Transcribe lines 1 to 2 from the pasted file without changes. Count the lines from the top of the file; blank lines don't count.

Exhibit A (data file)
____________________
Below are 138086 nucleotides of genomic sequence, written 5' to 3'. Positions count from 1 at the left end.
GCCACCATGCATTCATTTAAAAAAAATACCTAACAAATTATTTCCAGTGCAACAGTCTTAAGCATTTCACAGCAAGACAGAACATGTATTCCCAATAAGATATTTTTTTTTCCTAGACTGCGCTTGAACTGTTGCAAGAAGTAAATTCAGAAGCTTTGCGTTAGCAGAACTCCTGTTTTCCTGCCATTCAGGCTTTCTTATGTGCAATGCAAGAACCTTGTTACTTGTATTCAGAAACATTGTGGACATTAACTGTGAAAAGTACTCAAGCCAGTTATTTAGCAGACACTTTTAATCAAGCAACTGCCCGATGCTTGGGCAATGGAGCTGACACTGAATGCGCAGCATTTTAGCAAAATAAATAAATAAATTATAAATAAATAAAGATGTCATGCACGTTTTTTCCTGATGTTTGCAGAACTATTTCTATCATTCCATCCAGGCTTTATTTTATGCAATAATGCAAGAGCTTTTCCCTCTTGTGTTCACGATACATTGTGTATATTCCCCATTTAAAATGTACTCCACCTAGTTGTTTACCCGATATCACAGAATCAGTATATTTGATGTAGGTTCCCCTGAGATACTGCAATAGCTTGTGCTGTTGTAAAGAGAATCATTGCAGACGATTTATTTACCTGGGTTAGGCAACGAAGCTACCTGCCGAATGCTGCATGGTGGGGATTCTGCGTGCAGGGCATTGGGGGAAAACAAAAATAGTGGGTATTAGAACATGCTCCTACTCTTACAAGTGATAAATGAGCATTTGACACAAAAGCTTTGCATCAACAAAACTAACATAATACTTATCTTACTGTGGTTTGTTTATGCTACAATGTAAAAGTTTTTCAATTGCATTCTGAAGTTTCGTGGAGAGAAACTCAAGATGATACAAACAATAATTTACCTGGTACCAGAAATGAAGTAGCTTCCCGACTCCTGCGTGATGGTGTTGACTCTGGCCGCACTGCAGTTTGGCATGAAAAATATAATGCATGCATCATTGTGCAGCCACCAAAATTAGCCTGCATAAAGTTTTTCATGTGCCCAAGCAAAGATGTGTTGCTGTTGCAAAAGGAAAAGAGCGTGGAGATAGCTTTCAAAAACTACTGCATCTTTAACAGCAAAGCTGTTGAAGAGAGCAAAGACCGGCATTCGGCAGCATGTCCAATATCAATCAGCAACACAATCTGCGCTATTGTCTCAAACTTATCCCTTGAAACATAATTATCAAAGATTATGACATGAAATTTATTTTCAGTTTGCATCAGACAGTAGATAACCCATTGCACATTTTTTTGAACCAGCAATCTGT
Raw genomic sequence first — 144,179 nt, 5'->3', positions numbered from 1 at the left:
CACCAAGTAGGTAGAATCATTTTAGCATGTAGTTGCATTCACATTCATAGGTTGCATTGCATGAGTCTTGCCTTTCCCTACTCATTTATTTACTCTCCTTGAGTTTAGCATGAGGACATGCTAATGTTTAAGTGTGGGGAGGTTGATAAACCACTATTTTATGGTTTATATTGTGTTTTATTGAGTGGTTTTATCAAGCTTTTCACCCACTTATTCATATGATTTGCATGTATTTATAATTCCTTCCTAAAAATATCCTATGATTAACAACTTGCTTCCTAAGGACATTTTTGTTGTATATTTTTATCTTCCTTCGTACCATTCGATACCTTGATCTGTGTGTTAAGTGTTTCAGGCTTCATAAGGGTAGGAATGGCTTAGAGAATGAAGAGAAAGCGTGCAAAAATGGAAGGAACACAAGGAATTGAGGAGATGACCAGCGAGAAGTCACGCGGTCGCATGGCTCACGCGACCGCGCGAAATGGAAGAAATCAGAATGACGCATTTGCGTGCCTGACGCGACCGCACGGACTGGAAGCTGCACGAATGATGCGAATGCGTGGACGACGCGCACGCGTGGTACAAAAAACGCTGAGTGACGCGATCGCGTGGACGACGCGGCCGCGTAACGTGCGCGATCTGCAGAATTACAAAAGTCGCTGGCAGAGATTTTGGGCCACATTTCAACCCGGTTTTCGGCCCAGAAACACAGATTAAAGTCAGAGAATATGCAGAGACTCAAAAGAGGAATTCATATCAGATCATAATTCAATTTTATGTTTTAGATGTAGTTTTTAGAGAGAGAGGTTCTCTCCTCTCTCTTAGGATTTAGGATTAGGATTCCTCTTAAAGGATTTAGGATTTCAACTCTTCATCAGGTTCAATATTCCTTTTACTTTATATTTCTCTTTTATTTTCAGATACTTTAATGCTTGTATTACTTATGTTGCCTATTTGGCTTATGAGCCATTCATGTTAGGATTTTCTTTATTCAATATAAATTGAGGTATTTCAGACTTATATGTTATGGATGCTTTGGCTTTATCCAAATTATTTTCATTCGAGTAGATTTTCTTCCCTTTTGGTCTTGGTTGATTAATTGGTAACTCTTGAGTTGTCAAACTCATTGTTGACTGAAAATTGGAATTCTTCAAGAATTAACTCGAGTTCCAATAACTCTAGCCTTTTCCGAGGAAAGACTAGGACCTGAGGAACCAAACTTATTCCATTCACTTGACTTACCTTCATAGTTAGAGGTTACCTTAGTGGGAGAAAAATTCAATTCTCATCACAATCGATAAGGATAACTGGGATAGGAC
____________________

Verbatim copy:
Below are 138086 nucleotides of genomic sequence, written 5' to 3'. Positions count from 1 at the left end.
GCCACCATGCATTCATTTAAAAAAAATACCTAACAAATTATTTCCAGTGCAACAGTCTTAAGCATTTCACAGCAAGACAGAACATGTATTCCCAATAAGATATTTTTTTTTCCTAGACTGCGCTTGAACTGTTGCAAGAAGTAAATTCAGAAGCTTTGCGTTAGCAGAACTCCTGTTTTCCTGCCATTCAGGCTTTCTTATGTGCAATGCAAGAACCTTGTTACTTGTATTCAGAAACATTGTGGACATTAACTGTGAAAAGTACTCAAGCCAGTTATTTAGCAGACACTTTTAATCAAGCAACTGCCCGATGCTTGGGCAATGGAGCTGACACTGAATGCGCAGCATTTTAGCAAAATAAATAAATAAATTATAAATAAATAAAGATGTCATGCACGTTTTTTCCTGATGTTTGCAGAACTATTTCTATCATTCCATCCAGGCTTTATTTTATGCAATAATGCAAGAGCTTTTCCCTCTTGTGTTCACGATACATTGTGTATATTCCCCATTTAAAATGTACTCCACCTAGTTGTTTACCCGATATCACAGAATCAGTATATTTGATGTAGGTTCCCCTGAGATACTGCAATAGCTTGTGCTGTTGTAAAGAGAATCATTGCAGACGATTTATTTACCTGGGTTAGGCAACGAAGCTACCTGCCGAATGCTGCATGGTGGGGATTCTGCGTGCAGGGCATTGGGGGAAAACAAAAATAGTGGGTATTAGAACATGCTCCTACTCTTACAAGTGATAAATGAGCATTTGACACAAAAGCTTTGCATCAACAAAACTAACATAATACTTATCTTACTGTGGTTTGTTTATGCTACAATGTAAAAGTTTTTCAATTGCATTCTGAAGTTTCGTGGAGAGAAACTCAAGATGATACAAACAATAATTTACCTGGTACCAGAAATGAAGTAGCTTCCCGACTCCTGCGTGATGGTGTTGACTCTGGCCGCACTGCAGTTTGGCATGAAAAATATAATGCATGCATCATTGTGCAGCCACCAAAATTAGCCTGCATAAAGTTTTTCATGTGCCCAAGCAAAGATGTGTTGCTGTTGCAAAAGGAAAAGAGCGTGGAGATAGCTTTCAAAAACTACTGCATCTTTAACAGCAAAGCTGTTGAAGAGAGCAAAGACCGGCATTCGGCAGCATGTCCAATATCAATCAGCAACACAATCTGCGCTATTGTCTCAAACTTATCCCTTGAAACATAATTATCAAAGATTATGACATGAAATTTATTTTCAGTTTGCATCAGACAGTAGATAACCCATTGCACATTTTTTTGAACCAGCAATCTGT